Talking to a restaurant worker--Part II

August 12, 2002

Nok works long and hard for very little money, as you may have gathered from last week’s article (See back issues: Talking to a restaurant worker–Part I: 05 August 2002: My discussion with her now continues…

When asked if she is happy with her current job, to my surprise Nok replied, “Yes. It is pretty relaxing. I just want a day off sometimes! I am not always happy with my boss. He thinks I can make his business more successful than it is, but I can’t.”

When asked about her plans for the future, she responded, “I would like to get a job someday helping a chef cook. Or I would like to work for a television company doing anything they offer me. I like to write stories and songs and I keep a diary. My other idea is to become a policewoman but I would have to go back to school for that and I don’t like school at all.”

Working in an English establishment has exposed Nok to many foreigners. She is120802k1.jpg currently involved in a long-distance relationship with an Englishman who comes to see her once a year. When questioned about this relationship, she responded, “I would like to marry him because I love him and there is something special about him. I would prefer to marry a foreigner because Thai men usually have many wives. You realise that Thai men are just going to hurt your heart. This does not mean all Thai men are like this, actually all men are difficult. I want a boyfriend that can take care of my family. I want us to work together, build a house, and when we are ready, to have a baby. I hope that he will have a good job but it is not his money I want, it is his heart.”

When questioned as to whether or not she wishes to leave Thailand, she stated emphatically, “No! I don’t want to travel except maybe for a vacation. I don’t want to leave Chiang Mai, I don’t want to go to Bangkok. I like the trees, the birds and the gardens here.”

When asked about her120802k2.jpg thoughts on foreigners in Thailand, Nok explained, “I used to be so scared of farangs (foreigners) especially when I was younger. They looked funny to me and had so much hair on their bodies! I also had a difficult time learning English and used to hide my face when farangs talked to me. Now I know many people from different countries. You need time to get to know them, some are good and some are bad.”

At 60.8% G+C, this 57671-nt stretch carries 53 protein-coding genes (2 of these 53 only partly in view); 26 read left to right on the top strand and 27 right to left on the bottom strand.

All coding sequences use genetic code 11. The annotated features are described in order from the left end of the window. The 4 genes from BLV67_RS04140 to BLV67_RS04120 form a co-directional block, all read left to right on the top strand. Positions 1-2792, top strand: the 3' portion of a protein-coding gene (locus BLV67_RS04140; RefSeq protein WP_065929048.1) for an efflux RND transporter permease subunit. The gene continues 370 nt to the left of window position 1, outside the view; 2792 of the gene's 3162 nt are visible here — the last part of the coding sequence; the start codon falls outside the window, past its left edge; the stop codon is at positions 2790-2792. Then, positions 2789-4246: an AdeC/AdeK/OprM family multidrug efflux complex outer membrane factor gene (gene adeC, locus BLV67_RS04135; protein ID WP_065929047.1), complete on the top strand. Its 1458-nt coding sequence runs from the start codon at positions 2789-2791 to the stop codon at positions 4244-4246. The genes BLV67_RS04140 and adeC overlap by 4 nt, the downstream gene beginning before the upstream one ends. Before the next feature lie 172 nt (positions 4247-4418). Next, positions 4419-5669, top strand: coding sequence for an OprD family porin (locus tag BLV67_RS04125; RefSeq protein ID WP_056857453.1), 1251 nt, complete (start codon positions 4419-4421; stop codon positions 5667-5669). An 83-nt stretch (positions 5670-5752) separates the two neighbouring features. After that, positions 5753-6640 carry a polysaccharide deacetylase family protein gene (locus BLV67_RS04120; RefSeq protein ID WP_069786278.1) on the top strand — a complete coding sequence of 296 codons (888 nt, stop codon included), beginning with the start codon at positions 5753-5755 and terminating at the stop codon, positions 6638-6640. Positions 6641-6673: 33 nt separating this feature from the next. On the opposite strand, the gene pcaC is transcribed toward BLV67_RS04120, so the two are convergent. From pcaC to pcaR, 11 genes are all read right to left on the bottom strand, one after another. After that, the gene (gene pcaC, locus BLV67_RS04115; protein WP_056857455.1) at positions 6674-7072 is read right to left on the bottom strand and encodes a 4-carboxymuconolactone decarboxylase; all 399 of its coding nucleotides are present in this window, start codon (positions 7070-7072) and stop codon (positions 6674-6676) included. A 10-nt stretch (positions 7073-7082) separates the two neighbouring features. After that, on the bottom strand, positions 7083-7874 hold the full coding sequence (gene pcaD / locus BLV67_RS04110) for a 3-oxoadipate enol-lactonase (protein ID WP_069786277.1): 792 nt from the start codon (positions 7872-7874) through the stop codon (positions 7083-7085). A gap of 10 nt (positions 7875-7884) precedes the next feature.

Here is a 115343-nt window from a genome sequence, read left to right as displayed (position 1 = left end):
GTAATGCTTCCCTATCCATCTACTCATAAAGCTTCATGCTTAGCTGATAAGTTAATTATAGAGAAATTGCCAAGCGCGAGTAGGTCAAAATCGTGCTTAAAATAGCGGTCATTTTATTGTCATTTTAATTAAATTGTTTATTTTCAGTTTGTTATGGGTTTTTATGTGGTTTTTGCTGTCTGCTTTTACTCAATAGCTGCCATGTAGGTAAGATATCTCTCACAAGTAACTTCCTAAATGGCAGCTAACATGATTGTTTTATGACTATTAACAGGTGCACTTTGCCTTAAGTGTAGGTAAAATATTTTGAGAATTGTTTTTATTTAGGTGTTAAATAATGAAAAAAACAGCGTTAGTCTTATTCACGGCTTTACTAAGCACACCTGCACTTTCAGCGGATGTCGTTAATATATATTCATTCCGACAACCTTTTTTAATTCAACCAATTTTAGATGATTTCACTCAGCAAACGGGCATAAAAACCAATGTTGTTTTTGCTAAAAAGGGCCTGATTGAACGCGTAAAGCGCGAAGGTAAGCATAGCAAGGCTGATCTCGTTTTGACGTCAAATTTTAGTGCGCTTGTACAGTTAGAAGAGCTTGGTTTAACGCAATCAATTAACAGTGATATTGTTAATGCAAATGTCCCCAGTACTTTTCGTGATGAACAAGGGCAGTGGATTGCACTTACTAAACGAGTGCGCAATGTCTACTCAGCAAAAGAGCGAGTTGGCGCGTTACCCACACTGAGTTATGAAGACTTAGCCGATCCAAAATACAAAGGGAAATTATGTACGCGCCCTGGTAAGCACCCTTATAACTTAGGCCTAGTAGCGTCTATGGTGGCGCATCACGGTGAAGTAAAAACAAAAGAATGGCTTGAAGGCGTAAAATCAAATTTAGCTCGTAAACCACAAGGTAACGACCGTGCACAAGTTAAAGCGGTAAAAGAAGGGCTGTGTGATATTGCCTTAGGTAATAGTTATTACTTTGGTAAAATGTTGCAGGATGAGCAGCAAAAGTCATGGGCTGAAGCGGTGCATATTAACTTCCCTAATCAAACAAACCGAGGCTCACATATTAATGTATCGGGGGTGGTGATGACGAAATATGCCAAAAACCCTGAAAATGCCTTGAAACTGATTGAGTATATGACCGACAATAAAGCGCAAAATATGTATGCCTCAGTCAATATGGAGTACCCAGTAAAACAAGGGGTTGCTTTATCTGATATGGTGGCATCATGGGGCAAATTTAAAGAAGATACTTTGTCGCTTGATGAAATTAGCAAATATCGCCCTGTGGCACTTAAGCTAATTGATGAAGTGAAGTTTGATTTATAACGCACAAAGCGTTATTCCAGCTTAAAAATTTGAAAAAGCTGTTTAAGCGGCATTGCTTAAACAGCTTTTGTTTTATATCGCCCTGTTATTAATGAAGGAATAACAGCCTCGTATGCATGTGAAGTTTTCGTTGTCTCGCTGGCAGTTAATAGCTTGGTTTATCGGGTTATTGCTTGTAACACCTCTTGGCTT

When asked about backpackers and tourists and her opinion on how they often dress, she stated, “They wear shorts, sleeveless shirts, sport shoes, things like this. I don’t mind. How they dress is their business. If you are a good person, I will not care about your clothes but many Thai people do not like this way of dressing at all.”

When questioned about the difference between foreign and Thai mentality, she thought for a while before stating, “Foreigners talk much more directly. If they don’t like something, they say they don’t like it. Thais don’t talk straight120802k3.jpg like this.”

She sees the biggest problem facing her country as a financial one. “Everyone is very poor in Thailand. Too many people need money and not enough people have it.” When she sees a beggar on the street, she won’t give them money if they are physically able to work.; “If I have a lot of money, I give a lot of money. If I have little money, I give little money.” Nok enjoys spending time at temples and explained, “I believe in the Lord Buddha and I used to go to the temple often. Now I can’t because I am always at work.”

In her free time she enjoys listening to music, watching action or horror movies and enjoys television shows like Animal Planet. She looks a bit tired but always has the energy for a smile and a chat with her customers. “Most people that come here are nice. The only time I have a problem is when it is time to close and the customer does not want to leave the bar. Sometimes they yell,” she stated.

When asked if she is happy, Nok answered, “I don’t know. Every day I have to face a new situation.” When questioned whether or not she thinks her future will be happier, she responded, “I think it will continue to be the same. I am tired from working, but I have to do it.” After facing 105 hours of work week after week, I am indeed surprised at just how bright Nok’s smile still is.

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